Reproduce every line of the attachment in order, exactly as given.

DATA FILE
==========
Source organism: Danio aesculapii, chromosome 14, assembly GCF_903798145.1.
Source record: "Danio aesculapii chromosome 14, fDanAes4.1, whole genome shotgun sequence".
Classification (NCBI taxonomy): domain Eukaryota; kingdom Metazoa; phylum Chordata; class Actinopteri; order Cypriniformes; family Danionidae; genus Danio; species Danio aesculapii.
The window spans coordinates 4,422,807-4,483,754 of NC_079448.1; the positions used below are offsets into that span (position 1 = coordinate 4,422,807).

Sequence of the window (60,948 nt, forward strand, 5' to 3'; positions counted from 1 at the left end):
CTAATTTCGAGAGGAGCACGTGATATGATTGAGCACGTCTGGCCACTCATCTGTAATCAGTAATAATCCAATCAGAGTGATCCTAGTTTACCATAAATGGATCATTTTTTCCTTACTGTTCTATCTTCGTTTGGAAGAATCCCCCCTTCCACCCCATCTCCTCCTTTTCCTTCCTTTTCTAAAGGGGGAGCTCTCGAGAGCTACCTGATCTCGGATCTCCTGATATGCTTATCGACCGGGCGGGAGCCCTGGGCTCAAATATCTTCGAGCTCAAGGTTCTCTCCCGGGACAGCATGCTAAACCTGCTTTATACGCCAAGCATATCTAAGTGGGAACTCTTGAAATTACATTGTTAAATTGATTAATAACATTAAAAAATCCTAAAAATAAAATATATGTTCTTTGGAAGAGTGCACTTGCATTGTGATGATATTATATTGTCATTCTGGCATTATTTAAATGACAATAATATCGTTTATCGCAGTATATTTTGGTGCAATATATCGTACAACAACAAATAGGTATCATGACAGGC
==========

Source organism: Danio aesculapii, chromosome 14, assembly GCF_903798145.1.
Source record: "Danio aesculapii chromosome 14, fDanAes4.1, whole genome shotgun sequence".
Classification (NCBI taxonomy): domain Eukaryota; kingdom Metazoa; phylum Chordata; class Actinopteri; order Cypriniformes; family Danionidae; genus Danio; species Danio aesculapii.
The window spans coordinates 4,422,807-4,483,754 of NC_079448.1; the positions used below are offsets into that span (position 1 = coordinate 4,422,807).

Sequence of the window (60,948 nt, forward strand, 5' to 3'; positions counted from 1 at the left end):
CTAATTTCGAGAGGAGCACGTGATATGATTGAGCACGTCTGGCCACTCATCTGTAATCAGTAATAATCCAATCAGAGTGATCCTAGTTTACCATAAATGGATCATTTTTTCCTTACTGTTCTATCTTCGTTTGGAAGAATCCCCCCTTCCACCCCATCTCCTCCTTTTCCTTCCTTTTCTAAAGGGGGAGCTCTCGAGAGCTACCTGATCTCGGATCTCCTGATATGCTTATCGACCGGGCGGGAGCCCTGGGCTCAAATATCTTCGAGCTCAAGGTTCTCTCCCGGGACAGCATGCTAAACCTGCTTTATACGCCAAGCATATCTAAGTGGGAACTCTTGAAATTACATTGTTAAATTGATTAATAACATTAAAAAATCCTAAAAATAAAATATATGTTCTTTGGAAGAGTGCACTTGCATTGTGATGATATTATATTGTCATTCTGGCATTATTTAAATGACAATAATATCGTTTATCGCAGTATATTTTGGTGCAATATATCGTACAACAACAAATAGGTATCATGACAGGC